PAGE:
TRACY KING GREAT SEX­PEC­TA­TIONS

Are PC gamers really bet­ter lovers than con­sole gamers? Tracy King puts on her best scep­ti­cal face

Custom PC - - OPINION - / SCEP­TI­CAL ANAL­Y­SIS

here’s an ex­per­i­ment in which you play two videos si­mul­ta­ne­ously, each show­ing one per­son talk­ing. You ask your sub­ject to lis­ten to one of the peo­ple speak­ing, and they will au­to­mat­i­cally tune out the other video un­til the per­son in that video says one of sev­eral words that grab at­ten­tion.

The study demon­strates that we can hear things even when we aren’t ex­plic­itly lis­ten­ing, or when we’re con­cen­trat­ing on other speech en­tirely. It’s solid science be­cause you can prove the shift of at­ten­tion us­ing eye­track­ing. Not sur­pris­ingly, one of the words that grabs our sub­con­scious at­ten­tion is ‘sex’.

The old cliché that men think about sex ev­ery seven sec­onds isn’t true, of course. Men don’t think about sex as much as claimed, and women think about sex more than men re­alise. The truth is prob­a­bly some­where in be­tween. Or at least, that’s the best guess from the re­search avail­able. There’s a ma­jor prob­lem with any study about ‘what peo­ple think’ be­cause you can’t usu­ally ob­jec­tively ver­ify the data.

The process in­volves self-re­port­ing, and there’s no way of ask­ing some­one to re­port ev­ery time they think about a par­tic­u­lar sub­ject with­out the risk of bi­as­ing them. If you know you have to press a but­ton ev­ery time you think about bears, for ex­am­ple, you’re likely to ei­ther think way more about bears, or avoid think­ing about bears be­cause you don’t want to press the but­ton. When it comes to sex, you also in­volve a bunch of so­cial pres­sures about gen­der roles and expectations, which makes it dif­fi­cult to mea­sure how fre­quently any­one thinks about a par­tic­u­lar sub­ject.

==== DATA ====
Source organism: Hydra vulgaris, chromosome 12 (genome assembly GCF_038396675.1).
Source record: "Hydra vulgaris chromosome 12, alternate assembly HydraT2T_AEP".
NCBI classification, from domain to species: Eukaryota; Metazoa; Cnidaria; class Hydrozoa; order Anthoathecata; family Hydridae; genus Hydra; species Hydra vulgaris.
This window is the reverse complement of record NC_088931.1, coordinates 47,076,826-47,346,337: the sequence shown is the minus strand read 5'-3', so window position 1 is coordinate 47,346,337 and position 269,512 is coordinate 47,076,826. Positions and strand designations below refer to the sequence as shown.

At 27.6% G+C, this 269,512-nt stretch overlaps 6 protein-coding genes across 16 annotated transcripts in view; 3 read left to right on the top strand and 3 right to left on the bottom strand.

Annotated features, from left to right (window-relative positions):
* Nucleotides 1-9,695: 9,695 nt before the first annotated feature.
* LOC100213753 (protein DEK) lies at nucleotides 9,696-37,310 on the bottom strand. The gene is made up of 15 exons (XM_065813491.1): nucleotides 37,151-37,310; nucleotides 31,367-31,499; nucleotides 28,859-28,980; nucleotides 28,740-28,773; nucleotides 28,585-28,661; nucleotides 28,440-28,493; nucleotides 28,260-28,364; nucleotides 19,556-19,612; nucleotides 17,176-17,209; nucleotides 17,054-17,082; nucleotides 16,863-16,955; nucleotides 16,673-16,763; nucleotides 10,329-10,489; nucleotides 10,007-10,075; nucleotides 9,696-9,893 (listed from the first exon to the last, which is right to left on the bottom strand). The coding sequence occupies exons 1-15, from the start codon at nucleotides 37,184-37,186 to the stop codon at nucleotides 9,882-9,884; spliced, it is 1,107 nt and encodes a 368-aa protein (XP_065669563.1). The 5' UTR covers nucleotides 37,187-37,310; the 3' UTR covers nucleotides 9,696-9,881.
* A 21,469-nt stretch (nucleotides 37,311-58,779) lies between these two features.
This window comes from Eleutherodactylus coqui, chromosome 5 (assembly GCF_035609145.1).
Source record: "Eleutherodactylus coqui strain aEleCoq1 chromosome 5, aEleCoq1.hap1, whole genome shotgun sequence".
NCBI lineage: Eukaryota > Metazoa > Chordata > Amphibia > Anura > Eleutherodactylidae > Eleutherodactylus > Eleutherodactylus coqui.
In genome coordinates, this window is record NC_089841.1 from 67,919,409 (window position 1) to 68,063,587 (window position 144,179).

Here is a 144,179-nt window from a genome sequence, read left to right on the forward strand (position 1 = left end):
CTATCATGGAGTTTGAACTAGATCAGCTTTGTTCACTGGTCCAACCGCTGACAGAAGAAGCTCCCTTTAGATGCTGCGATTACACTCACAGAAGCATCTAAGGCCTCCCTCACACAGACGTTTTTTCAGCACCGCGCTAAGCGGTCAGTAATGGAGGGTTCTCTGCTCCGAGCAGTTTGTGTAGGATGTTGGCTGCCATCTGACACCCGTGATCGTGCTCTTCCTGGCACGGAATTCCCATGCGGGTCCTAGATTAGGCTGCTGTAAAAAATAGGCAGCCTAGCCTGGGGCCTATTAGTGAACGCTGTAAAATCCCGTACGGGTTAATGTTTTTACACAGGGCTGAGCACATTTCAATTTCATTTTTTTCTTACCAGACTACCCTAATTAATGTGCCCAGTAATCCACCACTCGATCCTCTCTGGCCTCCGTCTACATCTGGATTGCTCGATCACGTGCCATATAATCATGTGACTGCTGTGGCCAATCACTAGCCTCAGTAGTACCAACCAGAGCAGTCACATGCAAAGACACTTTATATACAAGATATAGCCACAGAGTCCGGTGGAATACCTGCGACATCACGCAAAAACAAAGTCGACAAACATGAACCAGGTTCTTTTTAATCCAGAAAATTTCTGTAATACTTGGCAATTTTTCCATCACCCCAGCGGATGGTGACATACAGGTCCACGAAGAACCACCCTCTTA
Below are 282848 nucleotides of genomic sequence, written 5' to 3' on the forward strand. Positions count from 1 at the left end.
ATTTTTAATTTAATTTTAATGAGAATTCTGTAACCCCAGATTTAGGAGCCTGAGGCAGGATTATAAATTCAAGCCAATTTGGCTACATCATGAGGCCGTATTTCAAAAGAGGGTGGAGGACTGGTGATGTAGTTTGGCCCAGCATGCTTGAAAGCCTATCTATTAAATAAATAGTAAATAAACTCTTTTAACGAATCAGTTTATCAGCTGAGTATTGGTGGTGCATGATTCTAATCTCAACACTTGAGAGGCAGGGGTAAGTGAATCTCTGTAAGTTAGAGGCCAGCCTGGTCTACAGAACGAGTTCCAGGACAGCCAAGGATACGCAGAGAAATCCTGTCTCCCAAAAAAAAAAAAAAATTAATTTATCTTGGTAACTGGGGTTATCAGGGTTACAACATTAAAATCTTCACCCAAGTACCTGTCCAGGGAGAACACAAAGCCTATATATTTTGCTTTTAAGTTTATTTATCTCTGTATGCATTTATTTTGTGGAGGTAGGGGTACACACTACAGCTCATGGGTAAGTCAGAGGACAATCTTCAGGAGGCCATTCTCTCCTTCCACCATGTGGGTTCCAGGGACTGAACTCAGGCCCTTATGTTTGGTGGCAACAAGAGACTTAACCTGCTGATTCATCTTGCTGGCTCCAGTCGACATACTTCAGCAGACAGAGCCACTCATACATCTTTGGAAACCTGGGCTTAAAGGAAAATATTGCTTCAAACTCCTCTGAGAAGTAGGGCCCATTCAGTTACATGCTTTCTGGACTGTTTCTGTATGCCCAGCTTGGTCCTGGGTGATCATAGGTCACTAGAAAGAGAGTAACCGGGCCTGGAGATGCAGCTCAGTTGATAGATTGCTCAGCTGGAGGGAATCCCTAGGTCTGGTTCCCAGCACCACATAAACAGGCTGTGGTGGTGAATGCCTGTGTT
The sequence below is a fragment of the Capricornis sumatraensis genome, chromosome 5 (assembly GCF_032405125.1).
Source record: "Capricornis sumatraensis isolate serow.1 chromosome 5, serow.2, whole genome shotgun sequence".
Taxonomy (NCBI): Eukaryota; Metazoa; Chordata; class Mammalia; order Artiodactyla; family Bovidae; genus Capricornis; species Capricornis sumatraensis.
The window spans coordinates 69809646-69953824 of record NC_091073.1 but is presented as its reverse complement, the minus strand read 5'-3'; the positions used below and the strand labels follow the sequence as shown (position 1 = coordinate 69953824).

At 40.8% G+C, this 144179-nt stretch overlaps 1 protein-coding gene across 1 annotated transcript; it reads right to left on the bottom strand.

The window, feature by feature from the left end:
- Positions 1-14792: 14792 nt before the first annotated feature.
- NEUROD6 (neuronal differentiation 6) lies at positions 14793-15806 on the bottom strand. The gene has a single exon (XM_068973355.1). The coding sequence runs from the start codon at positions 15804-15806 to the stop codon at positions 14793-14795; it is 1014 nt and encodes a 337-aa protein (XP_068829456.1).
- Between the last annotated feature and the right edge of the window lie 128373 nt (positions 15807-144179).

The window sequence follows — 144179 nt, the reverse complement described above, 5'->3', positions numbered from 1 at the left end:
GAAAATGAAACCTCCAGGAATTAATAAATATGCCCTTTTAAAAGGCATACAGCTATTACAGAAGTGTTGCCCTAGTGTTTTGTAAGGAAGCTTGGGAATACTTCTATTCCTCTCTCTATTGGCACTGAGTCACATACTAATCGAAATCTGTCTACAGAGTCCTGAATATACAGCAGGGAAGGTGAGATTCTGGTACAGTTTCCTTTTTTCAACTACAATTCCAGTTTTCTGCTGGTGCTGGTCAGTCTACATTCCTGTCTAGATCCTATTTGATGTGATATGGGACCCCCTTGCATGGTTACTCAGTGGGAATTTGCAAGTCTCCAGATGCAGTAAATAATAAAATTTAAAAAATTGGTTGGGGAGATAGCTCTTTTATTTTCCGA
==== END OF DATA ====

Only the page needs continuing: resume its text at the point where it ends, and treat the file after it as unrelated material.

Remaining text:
So when the me­dia re­ports on a study that says PC gamers are ‘ bet­ter in bed’ than con­sole gamers, we have to take it

Twith a rather large pinch of lube. One news site re­ported it as: ‘ PC play­ers bet­ter in bed than PlaySta­tion and Xbox ri­vals, study finds’ – word­ing that pits plat­form users as ‘ ri­vals,’ pre­sum­ably for the sake of bait­ing clicks. But if you’re tempted to take the bait and think of your­self as the su­pe­rior lover, you’ll have to look for ev­i­dence else­where.

For a start, the study was un­der­taken by dis­count web­site MyVoucher­Codes. That alone means it prob­a­bly isn’t sub­ject to rigid method­ol­ogy. The com­pany claims to have polled 2,474 ‘part­ners of gamers’ in the UK (I don’t know how or where, as the data isn’t on­line and I didn’t get a re­ply to my re­quest for it). Those peo­ple were asked which gam­ing plat­form their part­ner used and to rate the other half in bed. Ap­par­ently, 54 per cent of PC gamers were rated ‘good or above’ com­pared to 47 per cent of Xbox gamers.

The quoted sta­tis­tics for PlaySta­tion users are only for ‘ex­cel­lent’ (3 per cent) and ‘very good’ (8 per cent). We don’t have the data for PlaySta­tion users who are rated ‘good’, and I’d haz­ard a guess that this omis­sion is be­cause it takes the to­tal to roughly the same as PC and Xbox gamers, and there­fore ru­ins the story. In ad­di­tion, we have no idea how many of the re­spon­dents’ part­ners use each plat­form.

It may be that 2,400 of them were Xbox users and only a hand­ful were PC users, or vice versa. And of course, the most im­por­tant el­e­ment – as with all stud­ies on ‘what peo­ple think’ – is that this study re­lies on (pre­sum­ably anony­mous) self- re­port­ing. Peo­ple make up stuff. The fi­nal statis­tic re­ported is that 11 per cent of re­spon­dents wanted their part­ners to spend time on sex and more on gam­ing. That is so un­likely I think I need to go and lie down.

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